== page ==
The European Commission has the power to make an adequacy decision in respect of a third country, determining that it provides for an adequate level of data protection, and therefore personal data may be freely transferred to that country (Article 45(1)). Currently, the following countries or territories enjoy adequacy decisions: Andorra, Argentina, Canada (with some exceptions), Switzerland, Faroe Islands, Guernsey, Israel, Isle of Man, Jersey, Eastern Republic of Uruguay and New Zealand.

Transfers to third countries are also permitted where appropriate safeguards have been provided by the controller or processor and on condition that enforceable data subject rights and effective legal remedies for the data subject are available. The list of appropriate safeguards includes amongst others binding corporate rules, standard contractual clauses, and the EU - U.S. Privacy Shield Framework. The GDPR has removed the need which existed in some Member States under the previous law to notify and in some cases seek prior approval of standard contractual clauses from supervisory authorities.

The GDPR also includes a list of context specific derogations, permitting transfers to third countries where: 

  1. explicit informed consent has been obtained;
  2. the transfer is necessary for the performance of a contract or the implementation of pre-contractual measures;
  3. the transfer is necessary for the conclusion or performance of a contract concluded in the interests of the data subject between the controller and another natural or legal person;
  4. the transfer is necessary for important reasons of public interest;
  5. the transfer is necessary for the establishment, exercise or defence of legal claims;
  6. the transfer is necessary in order to protect the vital interests of the data subject where consent cannot be obtained; or
  7. the transfer is made from a register which according to EU or Member State law is intended to provide information to the public, subject to certain conditions.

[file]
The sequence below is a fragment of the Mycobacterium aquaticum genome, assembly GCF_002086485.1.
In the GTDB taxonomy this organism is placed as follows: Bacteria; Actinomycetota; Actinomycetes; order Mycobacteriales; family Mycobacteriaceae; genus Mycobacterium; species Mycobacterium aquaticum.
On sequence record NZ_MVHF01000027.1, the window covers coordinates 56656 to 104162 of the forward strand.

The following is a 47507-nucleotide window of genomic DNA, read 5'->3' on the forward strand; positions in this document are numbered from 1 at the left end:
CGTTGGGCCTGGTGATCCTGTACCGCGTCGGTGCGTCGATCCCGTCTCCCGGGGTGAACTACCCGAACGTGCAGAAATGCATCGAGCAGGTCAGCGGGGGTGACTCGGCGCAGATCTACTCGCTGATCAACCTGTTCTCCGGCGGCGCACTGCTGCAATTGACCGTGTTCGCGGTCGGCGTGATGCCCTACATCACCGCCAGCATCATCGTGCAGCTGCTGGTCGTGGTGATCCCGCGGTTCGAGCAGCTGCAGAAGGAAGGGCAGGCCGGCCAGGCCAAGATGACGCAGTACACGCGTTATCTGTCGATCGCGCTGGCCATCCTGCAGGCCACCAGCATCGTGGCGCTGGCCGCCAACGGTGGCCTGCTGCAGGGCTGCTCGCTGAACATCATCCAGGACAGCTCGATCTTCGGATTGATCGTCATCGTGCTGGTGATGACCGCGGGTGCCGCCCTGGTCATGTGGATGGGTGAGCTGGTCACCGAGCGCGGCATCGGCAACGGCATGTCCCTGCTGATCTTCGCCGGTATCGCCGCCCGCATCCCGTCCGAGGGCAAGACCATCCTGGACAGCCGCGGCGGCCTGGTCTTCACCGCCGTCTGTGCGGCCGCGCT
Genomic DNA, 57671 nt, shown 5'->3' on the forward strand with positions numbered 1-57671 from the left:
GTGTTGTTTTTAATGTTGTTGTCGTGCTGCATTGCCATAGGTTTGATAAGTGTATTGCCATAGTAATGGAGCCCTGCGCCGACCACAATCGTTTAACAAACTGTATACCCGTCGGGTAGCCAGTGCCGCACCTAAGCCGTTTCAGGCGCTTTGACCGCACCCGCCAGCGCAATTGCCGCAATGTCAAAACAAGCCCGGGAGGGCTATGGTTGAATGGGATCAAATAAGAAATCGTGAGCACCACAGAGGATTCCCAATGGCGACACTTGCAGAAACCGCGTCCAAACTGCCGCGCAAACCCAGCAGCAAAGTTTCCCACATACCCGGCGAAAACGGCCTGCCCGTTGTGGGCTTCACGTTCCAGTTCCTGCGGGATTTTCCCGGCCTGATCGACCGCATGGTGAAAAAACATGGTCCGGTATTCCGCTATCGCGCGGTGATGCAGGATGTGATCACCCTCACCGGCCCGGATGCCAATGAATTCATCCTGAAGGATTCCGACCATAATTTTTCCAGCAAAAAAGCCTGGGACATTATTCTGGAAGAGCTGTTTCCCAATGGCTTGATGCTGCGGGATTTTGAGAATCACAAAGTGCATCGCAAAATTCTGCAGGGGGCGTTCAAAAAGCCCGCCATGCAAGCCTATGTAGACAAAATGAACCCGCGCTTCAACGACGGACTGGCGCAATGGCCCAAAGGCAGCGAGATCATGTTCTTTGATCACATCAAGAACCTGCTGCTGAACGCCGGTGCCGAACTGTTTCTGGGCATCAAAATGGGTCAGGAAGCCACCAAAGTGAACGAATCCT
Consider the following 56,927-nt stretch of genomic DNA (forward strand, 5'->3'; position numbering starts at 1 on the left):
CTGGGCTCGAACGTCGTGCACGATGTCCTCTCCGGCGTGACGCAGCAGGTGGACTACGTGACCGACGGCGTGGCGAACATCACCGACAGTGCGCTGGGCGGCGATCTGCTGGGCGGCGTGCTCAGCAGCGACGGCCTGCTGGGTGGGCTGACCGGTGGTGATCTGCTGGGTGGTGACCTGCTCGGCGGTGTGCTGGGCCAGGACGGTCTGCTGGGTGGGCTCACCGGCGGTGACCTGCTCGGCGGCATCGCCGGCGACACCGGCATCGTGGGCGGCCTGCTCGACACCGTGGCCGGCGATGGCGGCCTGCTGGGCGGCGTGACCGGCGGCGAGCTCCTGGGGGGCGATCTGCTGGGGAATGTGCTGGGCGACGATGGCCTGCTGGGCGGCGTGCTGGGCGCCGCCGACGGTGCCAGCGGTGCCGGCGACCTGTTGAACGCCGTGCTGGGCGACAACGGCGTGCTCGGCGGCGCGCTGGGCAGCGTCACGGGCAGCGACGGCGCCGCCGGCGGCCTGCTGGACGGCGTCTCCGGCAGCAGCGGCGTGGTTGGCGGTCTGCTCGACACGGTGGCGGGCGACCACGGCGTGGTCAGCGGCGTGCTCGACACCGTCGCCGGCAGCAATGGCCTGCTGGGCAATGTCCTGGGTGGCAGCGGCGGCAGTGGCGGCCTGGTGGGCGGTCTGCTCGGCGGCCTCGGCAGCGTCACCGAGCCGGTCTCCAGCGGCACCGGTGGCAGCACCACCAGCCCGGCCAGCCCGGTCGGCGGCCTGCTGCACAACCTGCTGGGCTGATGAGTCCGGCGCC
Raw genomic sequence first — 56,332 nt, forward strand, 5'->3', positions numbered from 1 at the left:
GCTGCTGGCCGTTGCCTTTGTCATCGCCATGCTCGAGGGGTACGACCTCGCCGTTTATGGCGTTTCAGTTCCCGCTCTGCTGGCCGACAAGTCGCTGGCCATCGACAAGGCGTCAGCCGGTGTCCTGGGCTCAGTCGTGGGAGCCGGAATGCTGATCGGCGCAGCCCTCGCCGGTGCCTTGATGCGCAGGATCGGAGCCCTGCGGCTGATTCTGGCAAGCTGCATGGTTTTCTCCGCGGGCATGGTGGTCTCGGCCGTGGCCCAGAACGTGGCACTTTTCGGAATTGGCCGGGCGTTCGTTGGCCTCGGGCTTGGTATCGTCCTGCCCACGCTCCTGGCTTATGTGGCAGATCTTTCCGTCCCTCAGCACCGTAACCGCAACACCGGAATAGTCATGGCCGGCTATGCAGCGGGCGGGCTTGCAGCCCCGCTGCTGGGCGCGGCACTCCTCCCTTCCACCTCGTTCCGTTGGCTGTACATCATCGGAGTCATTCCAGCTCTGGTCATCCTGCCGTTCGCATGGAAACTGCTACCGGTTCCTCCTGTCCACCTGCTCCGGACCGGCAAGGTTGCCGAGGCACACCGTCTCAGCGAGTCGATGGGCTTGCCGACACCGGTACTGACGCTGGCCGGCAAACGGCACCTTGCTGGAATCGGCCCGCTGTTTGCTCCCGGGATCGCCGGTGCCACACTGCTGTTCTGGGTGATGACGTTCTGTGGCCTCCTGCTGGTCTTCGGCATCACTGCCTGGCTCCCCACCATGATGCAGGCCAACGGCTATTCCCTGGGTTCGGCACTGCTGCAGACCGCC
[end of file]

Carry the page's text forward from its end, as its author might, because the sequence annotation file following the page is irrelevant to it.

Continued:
There is also a very limited derogation to transfer where no other mechanism is available and the transfer is necessary for the purposes of compelling legitimate interests of the controller which are not overridden by the interests and rights of the data subject; notification to the supervisory authority and the data subject is required if relying on this derogation.

Transfers demanded by courts, tribunals or administrative authorities of countries outside the EU (Article 48) are only recognised or enforceable (within the EU) where they are based on an international agreement such as a mutual legal assistance treaty in force between the requesting third country and the EU or Member State; a transfer in response to such requests where there is no other legal basis for transfer will infringe the GDPR.

Last modified 24 May 2018
Security

Security

The GDPR is not prescriptive about specific technical standards or measures. Rather, the GDPR adopts a proportionate, context-specific approach to security. Article 32 states that controllers and processors shall implement appropriate technical and organisational measures to ensure a level of security appropriate to the risk of the processing. In so doing, they must take account of the state of the art, the costs of implementation, and the nature, scope, context and purposes of processing. A 'one size fits all' approach is therefore the antithesis of this requirement.

However the GDPR does require controllers and processors to consider the following when assessing what might constitute adequate security:

  1. the pseudonymisation and encryption of personal data;
  2. the ability to ensure the ongoing confidentiality, integrity, availability and resilience of processing systems and services;